Events

Presenters:

Dr. Aline Sayer, University of Massachusetts Amherst
Dr. Mark Manning, Wayne State University

Event Date(s):
June 10 - June 14, 2013 | 9:00 am- 5:00 pm
| 9:00am to 5:00pm
Location:
University of Massachusetts, Amherst
Description:

The hierarchical linear model (HLM) provides a conceptual framework and a flexible set of analytic tools to study a variety of social, political, and developmental processes. One set of applications focuses on data in which persons are clustered within social contexts, such as couples, families, schools, neighborhoods, or organizations.

Presenters:

Dr. Daniel Nagin, Carnegie-Mellon University

Event Date(s):
June 3 - June 5, 2013 | 9:00 am- 5:00 pm
| 9:00am to 5:00pm
Location:
University of Massachusetts, Amherst
Description:

A developmental trajectory describes the course of a behavior over age or time. This two and a half days workshop aims to provide participants with the training to apply a group-based method for analyzing developmental trajectories. 

Presenters:

Dr. Jean-Philippe Laurenceau,  University of Delaware
Dr. Niall Bolger,  Columbia University

Event Date(s):
June 25 - June 28, 2013 | 9:00 am- 5:00 pm
| 9:00am to 5:00pm
Location:
University of Massachusetts, Amherst.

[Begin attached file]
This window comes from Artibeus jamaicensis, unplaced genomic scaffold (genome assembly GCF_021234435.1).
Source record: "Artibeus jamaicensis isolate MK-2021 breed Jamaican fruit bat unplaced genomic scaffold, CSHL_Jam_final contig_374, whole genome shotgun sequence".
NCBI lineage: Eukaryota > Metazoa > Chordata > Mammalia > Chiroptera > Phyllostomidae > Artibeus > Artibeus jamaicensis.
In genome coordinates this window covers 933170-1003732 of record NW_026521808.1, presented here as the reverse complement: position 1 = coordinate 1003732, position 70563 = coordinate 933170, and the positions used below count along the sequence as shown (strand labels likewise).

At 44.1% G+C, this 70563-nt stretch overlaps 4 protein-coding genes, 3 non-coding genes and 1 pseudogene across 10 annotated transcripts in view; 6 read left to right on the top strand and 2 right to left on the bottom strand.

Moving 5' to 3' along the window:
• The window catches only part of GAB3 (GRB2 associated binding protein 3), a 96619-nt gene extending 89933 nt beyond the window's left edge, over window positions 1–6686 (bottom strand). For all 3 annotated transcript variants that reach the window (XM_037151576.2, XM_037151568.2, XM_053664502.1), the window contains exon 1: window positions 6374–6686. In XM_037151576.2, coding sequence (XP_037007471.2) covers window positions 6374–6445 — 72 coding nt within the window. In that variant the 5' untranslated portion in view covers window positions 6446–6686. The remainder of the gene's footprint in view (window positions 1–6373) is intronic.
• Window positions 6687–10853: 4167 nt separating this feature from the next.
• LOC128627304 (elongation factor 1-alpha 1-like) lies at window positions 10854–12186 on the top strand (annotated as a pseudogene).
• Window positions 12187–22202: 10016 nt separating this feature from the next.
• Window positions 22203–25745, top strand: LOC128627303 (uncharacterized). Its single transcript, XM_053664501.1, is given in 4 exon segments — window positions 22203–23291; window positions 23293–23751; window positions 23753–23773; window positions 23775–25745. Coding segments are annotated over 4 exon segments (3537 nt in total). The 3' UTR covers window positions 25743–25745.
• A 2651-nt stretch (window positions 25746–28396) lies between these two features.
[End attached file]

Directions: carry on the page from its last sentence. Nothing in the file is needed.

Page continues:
Description:

In recent decades, researchers have become increasingly interested in understanding people’s thoughts, emotions, and behaviors in their natural contexts. The commonality in methods for doing so—experience sampling, daily diary, and ecological momentary assessment methods—is that they all involve intensive longitudinal assessments. 

Presenters:

Scott Long, Distinguished Professor of Sociology and Statistics, Indiana University

Event Date(s):
June 17 - June 21, 2013 | 9:00 am- 5:00 pm
| 9:00am to 5:00pm
Location:
University of Massachusetts, Amherst.
Description:

This intensive workshop deals with the workflow of data analysis. Workflow encompasses the entire process of scientific research: planning, documenting, and organizing your work; creating, labeling, naming, and verifying variables; performing and presenting statistical analyses; preserving your work; and, critically, producing replicable results. Most classes in statistics focus on estimating and interpreting models. In "real world" research, these activities often involve less than 10% of the total work. This workshop is about the other 90% of the work.